• Supplements and herbs: Outside of homeopathic medicine, there’s an array of dietary supplements and herbs that may help control RA symptoms, including glucosamine and chondroitin, fish oil, and turmeric. The Arthritis Foundation offers a list of supplements and herbs—noting important warnings and contraindications—as a resource to the public.
  • Massage: Massage is great for relaxation and has been shown to decrease pain scores in people with RA.
  • Acupuncture: Studies have shown that acupuncture can help reduce the pain associated with RA.

These alternative and complementary treatments can be worked into your treatment plan and used as part of a wholesome approach to treating RA.

Have an open conversation with your healthcare provider about what lifestyle changes and natural treatments might help keep your RA symptoms in check.

A Word From Verywell 

It’s natural to wonder whether natural treatments for arthritis could help control your RA symptoms. If you’re interested in homeopathic medicine, talk to your healthcare provider and a homeopathic practitioner about how this treatment may benefit you. 

In addition to homeopathic treatment, which has not been scientifically proven to be effective, there are other alternative treatments for RA. Fish oil supplements, massage, diet changes, and exercise can also help manage your RA symptoms, with few to no side effects.

Talk to your healthcare team about creating a treatment plan that includes modern medicine, lifestyle changes, and alternative treatments that work in tandem to help keep you healthy and active.

Frequently Asked Questions

  • How does homeopathic medicine for arthritis work?

    Doctors and patients have questioned whether homeopathy is effective for RA. No studies have shown that homeopathy is an effective treatment for any disorders, including RA. However, other natural and alternative treatments, from supplements to acupuncture, can help relieve the symptoms of RA.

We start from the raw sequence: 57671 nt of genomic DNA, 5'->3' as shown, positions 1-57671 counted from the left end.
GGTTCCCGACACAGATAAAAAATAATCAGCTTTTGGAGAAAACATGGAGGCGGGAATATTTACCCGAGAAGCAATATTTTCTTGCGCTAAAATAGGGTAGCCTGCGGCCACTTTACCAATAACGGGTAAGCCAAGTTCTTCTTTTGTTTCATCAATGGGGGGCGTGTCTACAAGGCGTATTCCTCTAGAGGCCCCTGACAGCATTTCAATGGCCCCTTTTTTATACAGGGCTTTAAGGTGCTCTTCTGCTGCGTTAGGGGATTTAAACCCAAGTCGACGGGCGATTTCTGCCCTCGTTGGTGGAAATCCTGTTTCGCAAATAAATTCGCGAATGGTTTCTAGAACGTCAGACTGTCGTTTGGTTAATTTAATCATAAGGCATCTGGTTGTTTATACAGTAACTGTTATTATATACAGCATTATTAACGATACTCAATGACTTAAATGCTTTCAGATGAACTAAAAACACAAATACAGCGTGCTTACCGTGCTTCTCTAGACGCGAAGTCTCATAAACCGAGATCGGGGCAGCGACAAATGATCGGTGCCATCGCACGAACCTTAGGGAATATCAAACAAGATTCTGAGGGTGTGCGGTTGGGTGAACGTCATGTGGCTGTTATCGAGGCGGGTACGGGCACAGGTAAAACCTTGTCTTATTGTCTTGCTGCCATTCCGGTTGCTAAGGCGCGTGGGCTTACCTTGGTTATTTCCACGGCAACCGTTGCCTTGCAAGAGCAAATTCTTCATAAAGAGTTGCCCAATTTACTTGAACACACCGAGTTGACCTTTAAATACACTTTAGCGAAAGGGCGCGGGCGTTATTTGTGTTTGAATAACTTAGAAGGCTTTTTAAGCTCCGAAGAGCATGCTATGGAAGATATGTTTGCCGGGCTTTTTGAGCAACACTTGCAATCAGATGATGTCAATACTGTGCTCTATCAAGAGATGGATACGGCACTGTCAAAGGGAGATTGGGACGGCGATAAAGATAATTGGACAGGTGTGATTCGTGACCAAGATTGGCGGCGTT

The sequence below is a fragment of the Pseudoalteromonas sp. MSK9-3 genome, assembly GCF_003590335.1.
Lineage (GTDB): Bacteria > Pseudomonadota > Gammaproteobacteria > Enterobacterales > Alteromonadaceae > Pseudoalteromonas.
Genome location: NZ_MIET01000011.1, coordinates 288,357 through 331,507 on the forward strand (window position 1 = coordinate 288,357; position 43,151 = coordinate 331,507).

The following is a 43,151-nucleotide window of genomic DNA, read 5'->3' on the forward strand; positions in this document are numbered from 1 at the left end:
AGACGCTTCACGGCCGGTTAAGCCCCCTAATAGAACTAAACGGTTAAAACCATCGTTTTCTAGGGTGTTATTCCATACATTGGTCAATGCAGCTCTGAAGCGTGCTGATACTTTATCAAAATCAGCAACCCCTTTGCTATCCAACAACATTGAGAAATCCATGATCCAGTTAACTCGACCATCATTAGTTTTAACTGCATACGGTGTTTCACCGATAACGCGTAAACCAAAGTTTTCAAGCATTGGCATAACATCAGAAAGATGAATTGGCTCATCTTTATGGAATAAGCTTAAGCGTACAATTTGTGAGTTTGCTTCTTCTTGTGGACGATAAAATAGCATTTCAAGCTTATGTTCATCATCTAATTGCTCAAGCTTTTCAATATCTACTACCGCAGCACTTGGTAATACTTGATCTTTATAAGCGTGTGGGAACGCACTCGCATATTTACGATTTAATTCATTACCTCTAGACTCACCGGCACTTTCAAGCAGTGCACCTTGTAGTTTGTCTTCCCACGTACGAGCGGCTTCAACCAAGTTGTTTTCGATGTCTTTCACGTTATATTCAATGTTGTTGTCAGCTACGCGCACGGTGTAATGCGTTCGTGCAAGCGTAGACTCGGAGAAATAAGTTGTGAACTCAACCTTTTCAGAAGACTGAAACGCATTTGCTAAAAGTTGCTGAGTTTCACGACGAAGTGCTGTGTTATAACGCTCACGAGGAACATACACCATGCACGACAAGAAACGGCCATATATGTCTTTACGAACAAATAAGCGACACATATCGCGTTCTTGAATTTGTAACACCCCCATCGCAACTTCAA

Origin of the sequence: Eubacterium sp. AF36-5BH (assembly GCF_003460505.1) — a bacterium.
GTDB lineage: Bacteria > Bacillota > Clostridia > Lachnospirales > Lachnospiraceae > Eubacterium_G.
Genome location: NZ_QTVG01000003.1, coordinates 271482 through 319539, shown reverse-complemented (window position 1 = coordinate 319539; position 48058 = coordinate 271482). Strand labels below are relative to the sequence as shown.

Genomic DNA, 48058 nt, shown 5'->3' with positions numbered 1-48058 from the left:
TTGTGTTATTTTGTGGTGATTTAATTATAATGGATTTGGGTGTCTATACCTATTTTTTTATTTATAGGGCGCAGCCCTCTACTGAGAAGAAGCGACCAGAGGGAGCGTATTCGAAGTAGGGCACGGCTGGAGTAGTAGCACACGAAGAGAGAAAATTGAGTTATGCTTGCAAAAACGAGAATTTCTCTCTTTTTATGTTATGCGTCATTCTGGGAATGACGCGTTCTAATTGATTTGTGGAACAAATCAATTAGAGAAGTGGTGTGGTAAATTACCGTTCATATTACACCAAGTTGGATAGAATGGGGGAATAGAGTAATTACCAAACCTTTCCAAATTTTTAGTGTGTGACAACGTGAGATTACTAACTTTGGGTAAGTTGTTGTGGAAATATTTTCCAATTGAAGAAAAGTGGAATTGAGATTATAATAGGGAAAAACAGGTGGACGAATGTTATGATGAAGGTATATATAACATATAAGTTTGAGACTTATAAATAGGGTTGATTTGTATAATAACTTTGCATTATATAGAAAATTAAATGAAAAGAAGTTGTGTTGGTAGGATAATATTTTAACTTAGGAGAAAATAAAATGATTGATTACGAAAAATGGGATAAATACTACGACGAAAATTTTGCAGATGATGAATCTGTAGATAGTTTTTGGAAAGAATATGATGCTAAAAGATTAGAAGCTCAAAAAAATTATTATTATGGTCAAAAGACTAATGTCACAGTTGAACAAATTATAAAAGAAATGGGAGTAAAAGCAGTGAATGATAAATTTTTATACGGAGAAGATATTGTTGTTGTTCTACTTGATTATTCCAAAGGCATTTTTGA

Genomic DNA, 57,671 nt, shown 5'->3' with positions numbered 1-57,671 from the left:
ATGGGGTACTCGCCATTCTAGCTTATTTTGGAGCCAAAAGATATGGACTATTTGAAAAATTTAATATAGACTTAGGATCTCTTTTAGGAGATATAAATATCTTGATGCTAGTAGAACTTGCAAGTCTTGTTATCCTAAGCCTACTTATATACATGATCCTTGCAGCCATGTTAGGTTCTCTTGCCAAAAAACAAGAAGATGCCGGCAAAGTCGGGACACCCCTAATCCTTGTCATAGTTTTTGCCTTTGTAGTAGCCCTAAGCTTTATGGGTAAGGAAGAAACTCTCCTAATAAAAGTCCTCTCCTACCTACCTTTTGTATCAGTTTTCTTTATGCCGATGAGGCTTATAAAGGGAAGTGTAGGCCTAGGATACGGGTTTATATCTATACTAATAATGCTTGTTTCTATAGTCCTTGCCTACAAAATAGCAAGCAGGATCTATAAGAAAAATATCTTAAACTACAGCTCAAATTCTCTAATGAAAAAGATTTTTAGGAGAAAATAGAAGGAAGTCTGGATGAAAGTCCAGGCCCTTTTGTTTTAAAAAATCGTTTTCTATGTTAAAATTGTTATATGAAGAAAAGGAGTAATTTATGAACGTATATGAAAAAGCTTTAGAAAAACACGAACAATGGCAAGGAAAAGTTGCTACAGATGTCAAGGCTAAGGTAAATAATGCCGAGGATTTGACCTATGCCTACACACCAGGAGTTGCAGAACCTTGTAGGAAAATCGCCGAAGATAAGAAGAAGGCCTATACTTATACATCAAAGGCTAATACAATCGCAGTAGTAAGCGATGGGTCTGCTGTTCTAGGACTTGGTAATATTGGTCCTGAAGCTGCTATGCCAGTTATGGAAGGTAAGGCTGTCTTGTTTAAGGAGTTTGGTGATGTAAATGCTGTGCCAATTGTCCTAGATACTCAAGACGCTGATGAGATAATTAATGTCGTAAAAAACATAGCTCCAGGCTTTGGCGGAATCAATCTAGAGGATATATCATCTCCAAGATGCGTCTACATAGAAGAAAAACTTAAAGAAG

• What’s the best natural anti-inflammatory for RA?

    Of all the homeopathic treatments available, one of the only substances scientifically proven to have anti-inflammatory properties is turmeric. Turmeric contains a compound called curcumin, which has been shown to help reduce inflammation. This could benefit people with RA, since arthritis is an inflammatory disease.

  • Is homeopathy for arthritis safe?

    Homeopathic medications are very diluted, meaning they contain little of the active ingredient. Because of that, they’re generally safe. Still, side effects and interactions with other drugs can occur, so be sure to talk with your doctor before using any homeopathic medications. Currently no homeopathic medications are approved by the FDA.

8 Sources
Verywell Health uses only high-quality sources, including peer-reviewed studies, to support the facts within our articles. Read our editorial process to learn more about how we fact-check and keep our content accurate, reliable, and trustworthy.
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By Kelly Burch
Kelly Burch is has written about health topics for more than a decade. Her writing has appeared in The Washington Post, The Chicago Tribune, and more.